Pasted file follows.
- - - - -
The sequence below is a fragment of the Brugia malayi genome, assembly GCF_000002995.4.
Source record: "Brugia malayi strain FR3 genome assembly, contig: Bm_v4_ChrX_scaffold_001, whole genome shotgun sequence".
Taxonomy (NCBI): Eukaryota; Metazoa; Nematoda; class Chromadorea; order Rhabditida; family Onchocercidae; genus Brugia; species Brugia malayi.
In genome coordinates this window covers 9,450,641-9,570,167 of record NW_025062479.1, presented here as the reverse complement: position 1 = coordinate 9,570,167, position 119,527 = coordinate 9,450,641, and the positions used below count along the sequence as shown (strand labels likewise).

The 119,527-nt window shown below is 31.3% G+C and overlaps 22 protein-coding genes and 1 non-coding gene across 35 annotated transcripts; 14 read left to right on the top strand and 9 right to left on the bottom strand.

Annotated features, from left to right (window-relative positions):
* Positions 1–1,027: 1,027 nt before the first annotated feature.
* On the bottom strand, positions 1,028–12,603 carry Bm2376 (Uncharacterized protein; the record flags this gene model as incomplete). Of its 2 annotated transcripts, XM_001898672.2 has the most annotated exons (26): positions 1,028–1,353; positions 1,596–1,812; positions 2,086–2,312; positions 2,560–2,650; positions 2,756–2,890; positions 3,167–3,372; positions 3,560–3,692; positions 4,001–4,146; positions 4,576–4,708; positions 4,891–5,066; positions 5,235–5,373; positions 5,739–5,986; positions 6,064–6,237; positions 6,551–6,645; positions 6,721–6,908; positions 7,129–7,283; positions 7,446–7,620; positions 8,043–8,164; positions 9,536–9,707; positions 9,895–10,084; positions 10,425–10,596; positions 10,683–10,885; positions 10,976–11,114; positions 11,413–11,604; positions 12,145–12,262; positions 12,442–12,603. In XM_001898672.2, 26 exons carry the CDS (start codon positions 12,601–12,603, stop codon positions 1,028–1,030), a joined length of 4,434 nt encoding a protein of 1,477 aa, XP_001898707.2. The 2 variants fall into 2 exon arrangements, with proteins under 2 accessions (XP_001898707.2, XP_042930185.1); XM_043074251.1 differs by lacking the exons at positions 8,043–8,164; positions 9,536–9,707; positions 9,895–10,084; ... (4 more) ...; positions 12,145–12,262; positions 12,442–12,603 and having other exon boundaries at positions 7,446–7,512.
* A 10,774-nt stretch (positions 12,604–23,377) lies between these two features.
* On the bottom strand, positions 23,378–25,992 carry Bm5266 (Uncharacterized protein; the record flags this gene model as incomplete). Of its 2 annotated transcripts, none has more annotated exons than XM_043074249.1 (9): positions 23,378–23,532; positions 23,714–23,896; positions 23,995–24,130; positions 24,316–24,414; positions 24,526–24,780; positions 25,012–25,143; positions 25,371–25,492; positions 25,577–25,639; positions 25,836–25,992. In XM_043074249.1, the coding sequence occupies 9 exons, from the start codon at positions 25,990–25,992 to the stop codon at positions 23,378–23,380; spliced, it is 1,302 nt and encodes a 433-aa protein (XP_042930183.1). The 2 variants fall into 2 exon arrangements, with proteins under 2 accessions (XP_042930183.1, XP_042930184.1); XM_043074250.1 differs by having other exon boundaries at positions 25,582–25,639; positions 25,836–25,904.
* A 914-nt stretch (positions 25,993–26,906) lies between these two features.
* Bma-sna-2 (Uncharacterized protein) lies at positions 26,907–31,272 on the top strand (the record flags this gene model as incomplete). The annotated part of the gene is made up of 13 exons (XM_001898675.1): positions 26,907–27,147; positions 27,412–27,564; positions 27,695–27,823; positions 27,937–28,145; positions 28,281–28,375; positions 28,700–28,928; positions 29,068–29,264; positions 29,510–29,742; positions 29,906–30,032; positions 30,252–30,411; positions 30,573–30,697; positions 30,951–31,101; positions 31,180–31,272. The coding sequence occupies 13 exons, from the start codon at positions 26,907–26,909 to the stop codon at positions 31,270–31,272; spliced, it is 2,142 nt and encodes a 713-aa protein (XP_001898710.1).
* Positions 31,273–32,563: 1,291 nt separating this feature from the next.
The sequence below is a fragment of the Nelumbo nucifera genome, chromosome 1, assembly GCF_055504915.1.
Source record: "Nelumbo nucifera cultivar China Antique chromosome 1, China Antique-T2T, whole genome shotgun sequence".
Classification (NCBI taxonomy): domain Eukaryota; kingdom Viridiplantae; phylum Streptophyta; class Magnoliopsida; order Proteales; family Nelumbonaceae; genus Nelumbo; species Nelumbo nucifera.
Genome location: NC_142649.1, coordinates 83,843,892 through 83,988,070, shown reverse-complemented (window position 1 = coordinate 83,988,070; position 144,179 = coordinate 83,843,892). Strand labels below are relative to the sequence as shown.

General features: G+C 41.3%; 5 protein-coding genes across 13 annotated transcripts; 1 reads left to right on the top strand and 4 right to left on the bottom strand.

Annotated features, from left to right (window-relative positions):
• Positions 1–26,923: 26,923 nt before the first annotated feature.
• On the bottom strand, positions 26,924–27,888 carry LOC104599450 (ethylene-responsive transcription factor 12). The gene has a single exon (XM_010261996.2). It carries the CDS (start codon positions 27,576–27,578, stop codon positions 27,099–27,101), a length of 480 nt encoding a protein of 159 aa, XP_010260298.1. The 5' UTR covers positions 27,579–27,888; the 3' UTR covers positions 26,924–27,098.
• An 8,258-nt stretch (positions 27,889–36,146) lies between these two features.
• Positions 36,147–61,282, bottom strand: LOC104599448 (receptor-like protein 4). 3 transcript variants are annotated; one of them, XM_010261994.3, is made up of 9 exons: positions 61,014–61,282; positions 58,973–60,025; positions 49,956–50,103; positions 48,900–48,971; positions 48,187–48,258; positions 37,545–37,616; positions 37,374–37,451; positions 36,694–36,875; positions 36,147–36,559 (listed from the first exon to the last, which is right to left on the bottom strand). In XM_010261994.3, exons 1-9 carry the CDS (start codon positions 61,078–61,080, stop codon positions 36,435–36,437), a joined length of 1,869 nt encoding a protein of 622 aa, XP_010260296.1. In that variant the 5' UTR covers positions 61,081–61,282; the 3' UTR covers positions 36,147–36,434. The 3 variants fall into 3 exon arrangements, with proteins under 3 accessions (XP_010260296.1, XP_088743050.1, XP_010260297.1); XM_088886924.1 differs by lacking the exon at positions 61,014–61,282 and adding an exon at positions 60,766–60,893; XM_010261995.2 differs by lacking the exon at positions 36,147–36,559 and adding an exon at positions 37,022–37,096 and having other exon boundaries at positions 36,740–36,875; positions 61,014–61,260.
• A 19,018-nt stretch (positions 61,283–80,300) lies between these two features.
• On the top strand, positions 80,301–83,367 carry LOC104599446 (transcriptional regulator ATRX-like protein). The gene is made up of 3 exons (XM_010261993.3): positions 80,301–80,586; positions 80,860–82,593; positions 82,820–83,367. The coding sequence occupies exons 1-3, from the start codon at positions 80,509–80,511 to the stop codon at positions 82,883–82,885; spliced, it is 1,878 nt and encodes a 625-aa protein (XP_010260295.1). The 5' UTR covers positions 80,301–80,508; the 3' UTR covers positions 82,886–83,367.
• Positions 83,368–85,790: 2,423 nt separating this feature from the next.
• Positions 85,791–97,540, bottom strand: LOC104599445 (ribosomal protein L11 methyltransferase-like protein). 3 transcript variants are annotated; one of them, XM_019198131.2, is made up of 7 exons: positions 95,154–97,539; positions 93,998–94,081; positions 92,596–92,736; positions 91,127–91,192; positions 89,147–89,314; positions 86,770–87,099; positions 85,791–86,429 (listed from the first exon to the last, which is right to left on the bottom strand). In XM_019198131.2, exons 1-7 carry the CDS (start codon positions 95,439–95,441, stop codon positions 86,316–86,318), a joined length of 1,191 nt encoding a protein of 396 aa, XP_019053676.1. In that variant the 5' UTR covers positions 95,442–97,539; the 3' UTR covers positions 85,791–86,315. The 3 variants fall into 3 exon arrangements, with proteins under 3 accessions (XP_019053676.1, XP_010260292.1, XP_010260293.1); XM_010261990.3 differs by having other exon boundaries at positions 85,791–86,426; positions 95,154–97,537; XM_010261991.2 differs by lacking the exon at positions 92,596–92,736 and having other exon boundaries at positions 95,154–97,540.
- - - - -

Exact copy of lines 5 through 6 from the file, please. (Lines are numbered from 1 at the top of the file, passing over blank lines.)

The 119,527-nt window shown below is 31.3% G+C and overlaps 22 protein-coding genes and 1 non-coding gene across 35 annotated transcripts; 14 read left to right on the top strand and 9 right to left on the bottom strand.

Annotated features, from left to right (window-relative positions):